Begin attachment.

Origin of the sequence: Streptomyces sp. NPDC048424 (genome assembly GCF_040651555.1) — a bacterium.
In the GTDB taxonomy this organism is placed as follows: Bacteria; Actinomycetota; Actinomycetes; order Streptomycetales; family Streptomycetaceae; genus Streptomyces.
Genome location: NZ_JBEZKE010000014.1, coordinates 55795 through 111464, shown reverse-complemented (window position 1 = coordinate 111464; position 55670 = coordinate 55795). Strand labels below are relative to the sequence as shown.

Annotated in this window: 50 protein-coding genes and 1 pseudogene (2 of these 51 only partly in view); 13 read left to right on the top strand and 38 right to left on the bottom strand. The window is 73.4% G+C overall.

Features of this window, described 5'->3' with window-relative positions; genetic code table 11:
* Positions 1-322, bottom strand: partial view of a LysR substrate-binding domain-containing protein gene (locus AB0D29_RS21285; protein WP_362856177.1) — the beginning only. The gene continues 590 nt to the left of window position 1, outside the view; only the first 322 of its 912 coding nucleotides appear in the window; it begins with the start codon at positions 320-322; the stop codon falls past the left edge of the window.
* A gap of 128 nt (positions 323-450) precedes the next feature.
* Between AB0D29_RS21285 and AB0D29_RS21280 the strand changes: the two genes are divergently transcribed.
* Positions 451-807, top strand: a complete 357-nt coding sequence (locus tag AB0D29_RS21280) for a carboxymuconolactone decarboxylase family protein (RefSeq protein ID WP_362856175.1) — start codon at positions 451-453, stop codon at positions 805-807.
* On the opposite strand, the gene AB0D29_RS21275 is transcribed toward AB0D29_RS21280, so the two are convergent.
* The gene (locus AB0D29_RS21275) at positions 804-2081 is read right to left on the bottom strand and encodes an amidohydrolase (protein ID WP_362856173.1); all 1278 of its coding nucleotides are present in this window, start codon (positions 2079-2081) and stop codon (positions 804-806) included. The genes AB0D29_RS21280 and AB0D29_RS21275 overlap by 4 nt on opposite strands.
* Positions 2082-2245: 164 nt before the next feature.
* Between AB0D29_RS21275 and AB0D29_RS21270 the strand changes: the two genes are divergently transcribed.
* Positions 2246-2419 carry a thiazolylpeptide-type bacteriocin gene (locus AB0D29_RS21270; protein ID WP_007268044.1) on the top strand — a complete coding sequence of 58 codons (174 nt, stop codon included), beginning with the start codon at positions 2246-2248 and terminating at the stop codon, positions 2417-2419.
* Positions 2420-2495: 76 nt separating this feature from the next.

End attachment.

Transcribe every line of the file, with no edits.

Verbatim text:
Origin of the sequence: Streptomyces sp. NPDC048424 (genome assembly GCF_040651555.1) — a bacterium.
In the GTDB taxonomy this organism is placed as follows: Bacteria; Actinomycetota; Actinomycetes; order Streptomycetales; family Streptomycetaceae; genus Streptomyces.
Genome location: NZ_JBEZKE010000014.1, coordinates 55795 through 111464, shown reverse-complemented (window position 1 = coordinate 111464; position 55670 = coordinate 55795). Strand labels below are relative to the sequence as shown.

Annotated in this window: 50 protein-coding genes and 1 pseudogene (2 of these 51 only partly in view); 13 read left to right on the top strand and 38 right to left on the bottom strand. The window is 73.4% G+C overall.

Features of this window, described 5'->3' with window-relative positions; genetic code table 11:
* Positions 1-322, bottom strand: partial view of a LysR substrate-binding domain-containing protein gene (locus AB0D29_RS21285; protein WP_362856177.1) — the beginning only. The gene continues 590 nt to the left of window position 1, outside the view; only the first 322 of its 912 coding nucleotides appear in the window; it begins with the start codon at positions 320-322; the stop codon falls past the left edge of the window.
* A gap of 128 nt (positions 323-450) precedes the next feature.
* Between AB0D29_RS21285 and AB0D29_RS21280 the strand changes: the two genes are divergently transcribed.
* Positions 451-807, top strand: a complete 357-nt coding sequence (locus tag AB0D29_RS21280) for a carboxymuconolactone decarboxylase family protein (RefSeq protein ID WP_362856175.1) — start codon at positions 451-453, stop codon at positions 805-807.
* On the opposite strand, the gene AB0D29_RS21275 is transcribed toward AB0D29_RS21280, so the two are convergent.
* The gene (locus AB0D29_RS21275) at positions 804-2081 is read right to left on the bottom strand and encodes an amidohydrolase (protein ID WP_362856173.1); all 1278 of its coding nucleotides are present in this window, start codon (positions 2079-2081) and stop codon (positions 804-806) included. The genes AB0D29_RS21280 and AB0D29_RS21275 overlap by 4 nt on opposite strands.
* Positions 2082-2245: 164 nt before the next feature.
* Between AB0D29_RS21275 and AB0D29_RS21270 the strand changes: the two genes are divergently transcribed.
* Positions 2246-2419 carry a thiazolylpeptide-type bacteriocin gene (locus AB0D29_RS21270; protein ID WP_007268044.1) on the top strand — a complete coding sequence of 58 codons (174 nt, stop codon included), beginning with the start codon at positions 2246-2248 and terminating at the stop codon, positions 2417-2419.
* Positions 2420-2495: 76 nt separating this feature from the next.